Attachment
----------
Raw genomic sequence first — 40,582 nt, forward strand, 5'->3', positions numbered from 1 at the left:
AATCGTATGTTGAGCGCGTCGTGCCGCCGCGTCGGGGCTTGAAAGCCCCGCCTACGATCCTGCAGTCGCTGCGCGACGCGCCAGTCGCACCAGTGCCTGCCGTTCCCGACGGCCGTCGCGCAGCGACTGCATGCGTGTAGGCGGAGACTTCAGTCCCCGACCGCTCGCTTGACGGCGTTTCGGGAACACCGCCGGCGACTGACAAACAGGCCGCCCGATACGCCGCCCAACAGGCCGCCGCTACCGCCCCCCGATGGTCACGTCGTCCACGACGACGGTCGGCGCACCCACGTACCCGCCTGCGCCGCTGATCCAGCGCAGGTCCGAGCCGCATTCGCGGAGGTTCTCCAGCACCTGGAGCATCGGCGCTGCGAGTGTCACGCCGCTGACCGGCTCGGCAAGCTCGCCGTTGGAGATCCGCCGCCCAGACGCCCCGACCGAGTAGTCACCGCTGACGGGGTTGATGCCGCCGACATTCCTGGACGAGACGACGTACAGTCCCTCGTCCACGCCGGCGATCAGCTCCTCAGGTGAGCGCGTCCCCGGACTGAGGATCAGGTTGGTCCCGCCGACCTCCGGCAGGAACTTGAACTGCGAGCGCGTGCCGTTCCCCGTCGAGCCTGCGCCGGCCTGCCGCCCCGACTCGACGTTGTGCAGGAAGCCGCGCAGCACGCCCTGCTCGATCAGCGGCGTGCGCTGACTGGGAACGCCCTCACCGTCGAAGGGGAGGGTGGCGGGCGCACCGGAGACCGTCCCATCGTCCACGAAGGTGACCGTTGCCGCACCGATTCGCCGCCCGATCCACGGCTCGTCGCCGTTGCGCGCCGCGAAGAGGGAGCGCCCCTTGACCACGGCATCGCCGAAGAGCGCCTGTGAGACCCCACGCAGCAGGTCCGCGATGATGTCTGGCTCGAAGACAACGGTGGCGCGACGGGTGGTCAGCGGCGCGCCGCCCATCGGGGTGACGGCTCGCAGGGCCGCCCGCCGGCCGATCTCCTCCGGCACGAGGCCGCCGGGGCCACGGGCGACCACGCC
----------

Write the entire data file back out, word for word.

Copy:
Raw genomic sequence first — 40,582 nt, forward strand, 5'->3', positions numbered from 1 at the left:
AATCGTATGTTGAGCGCGTCGTGCCGCCGCGTCGGGGCTTGAAAGCCCCGCCTACGATCCTGCAGTCGCTGCGCGACGCGCCAGTCGCACCAGTGCCTGCCGTTCCCGACGGCCGTCGCGCAGCGACTGCATGCGTGTAGGCGGAGACTTCAGTCCCCGACCGCTCGCTTGACGGCGTTTCGGGAACACCGCCGGCGACTGACAAACAGGCCGCCCGATACGCCGCCCAACAGGCCGCCGCTACCGCCCCCCGATGGTCACGTCGTCCACGACGACGGTCGGCGCACCCACGTACCCGCCTGCGCCGCTGATCCAGCGCAGGTCCGAGCCGCATTCGCGGAGGTTCTCCAGCACCTGGAGCATCGGCGCTGCGAGTGTCACGCCGCTGACCGGCTCGGCAAGCTCGCCGTTGGAGATCCGCCGCCCAGACGCCCCGACCGAGTAGTCACCGCTGACGGGGTTGATGCCGCCGACATTCCTGGACGAGACGACGTACAGTCCCTCGTCCACGCCGGCGATCAGCTCCTCAGGTGAGCGCGTCCCCGGACTGAGGATCAGGTTGGTCCCGCCGACCTCCGGCAGGAACTTGAACTGCGAGCGCGTGCCGTTCCCCGTCGAGCCTGCGCCGGCCTGCCGCCCCGACTCGACGTTGTGCAGGAAGCCGCGCAGCACGCCCTGCTCGATCAGCGGCGTGCGCTGACTGGGAACGCCCTCACCGTCGAAGGGGAGGGTGGCGGGCGCACCGGAGACCGTCCCATCGTCCACGAAGGTGACCGTTGCCGCACCGATTCGCCGCCCGATCCACGGCTCGTCGCCGTTGCGCGCCGCGAAGAGGGAGCGCCCCTTGACCACGGCATCGCCGAAGAGCGCCTGTGAGACCCCACGCAGCAGGTCCGCGATGATGTCTGGCTCGAAGACAACGGTGGCGCGACGGGTGGTCAGCGGCGCGCCGCCCATCGGGGTGACGGCTCGCAGGGCCGCCCGCCGGCCGATCTCCTCCGGCACGAGGCCGCCGGGGCCACGGGCGACCACGCC